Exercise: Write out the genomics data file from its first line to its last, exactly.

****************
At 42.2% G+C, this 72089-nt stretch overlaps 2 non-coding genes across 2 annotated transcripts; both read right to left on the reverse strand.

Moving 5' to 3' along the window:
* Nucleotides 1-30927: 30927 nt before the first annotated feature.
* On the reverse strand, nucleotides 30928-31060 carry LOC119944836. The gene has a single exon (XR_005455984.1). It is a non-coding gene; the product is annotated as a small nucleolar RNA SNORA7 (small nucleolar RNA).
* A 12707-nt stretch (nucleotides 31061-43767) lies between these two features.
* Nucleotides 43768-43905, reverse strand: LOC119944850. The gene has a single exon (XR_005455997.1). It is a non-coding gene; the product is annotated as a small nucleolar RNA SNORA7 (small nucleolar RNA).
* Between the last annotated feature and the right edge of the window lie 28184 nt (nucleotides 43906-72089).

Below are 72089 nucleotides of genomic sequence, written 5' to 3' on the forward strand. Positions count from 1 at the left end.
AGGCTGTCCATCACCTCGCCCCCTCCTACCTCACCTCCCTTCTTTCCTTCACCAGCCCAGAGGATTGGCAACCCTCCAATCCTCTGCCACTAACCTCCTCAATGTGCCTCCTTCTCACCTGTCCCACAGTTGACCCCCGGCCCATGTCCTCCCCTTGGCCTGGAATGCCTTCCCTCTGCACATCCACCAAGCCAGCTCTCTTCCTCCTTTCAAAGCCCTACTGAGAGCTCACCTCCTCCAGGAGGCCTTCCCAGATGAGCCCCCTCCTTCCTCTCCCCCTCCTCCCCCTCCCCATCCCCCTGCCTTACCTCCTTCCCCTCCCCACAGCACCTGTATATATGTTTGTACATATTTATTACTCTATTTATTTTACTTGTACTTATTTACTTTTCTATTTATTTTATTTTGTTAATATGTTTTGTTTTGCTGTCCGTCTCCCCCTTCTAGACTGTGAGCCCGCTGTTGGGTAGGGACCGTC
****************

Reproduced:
At 42.2% G+C, this 72089-nt stretch overlaps 2 non-coding genes across 2 annotated transcripts; both read right to left on the reverse strand.

Moving 5' to 3' along the window:
* Nucleotides 1-30927: 30927 nt before the first annotated feature.
* On the reverse strand, nucleotides 30928-31060 carry LOC119944836. The gene has a single exon (XR_005455984.1). It is a non-coding gene; the product is annotated as a small nucleolar RNA SNORA7 (small nucleolar RNA).
* A 12707-nt stretch (nucleotides 31061-43767) lies between these two features.
* Nucleotides 43768-43905, reverse strand: LOC119944850. The gene has a single exon (XR_005455997.1). It is a non-coding gene; the product is annotated as a small nucleolar RNA SNORA7 (small nucleolar RNA).
* Between the last annotated feature and the right edge of the window lie 28184 nt (nucleotides 43906-72089).

Below are 72089 nucleotides of genomic sequence, written 5' to 3' on the forward strand. Positions count from 1 at the left end.
AGGCTGTCCATCACCTCGCCCCCTCCTACCTCACCTCCCTTCTTTCCTTCACCAGCCCAGAGGATTGGCAACCCTCCAATCCTCTGCCACTAACCTCCTCAATGTGCCTCCTTCTCACCTGTCCCACAGTTGACCCCCGGCCCATGTCCTCCCCTTGGCCTGGAATGCCTTCCCTCTGCACATCCACCAAGCCAGCTCTCTTCCTCCTTTCAAAGCCCTACTGAGAGCTCACCTCCTCCAGGAGGCCTTCCCAGATGAGCCCCCTCCTTCCTCTCCCCCTCCTCCCCCTCCCCATCCCCCTGCCTTACCTCCTTCCCCTCCCCACAGCACCTGTATATATGTTTGTACATATTTATTACTCTATTTATTTTACTTGTACTTATTTACTTTTCTATTTATTTTATTTTGTTAATATGTTTTGTTTTGCTGTCCGTCTCCCCCTTCTAGACTGTGAGCCCGCTGTTGGGTAGGGACCGTC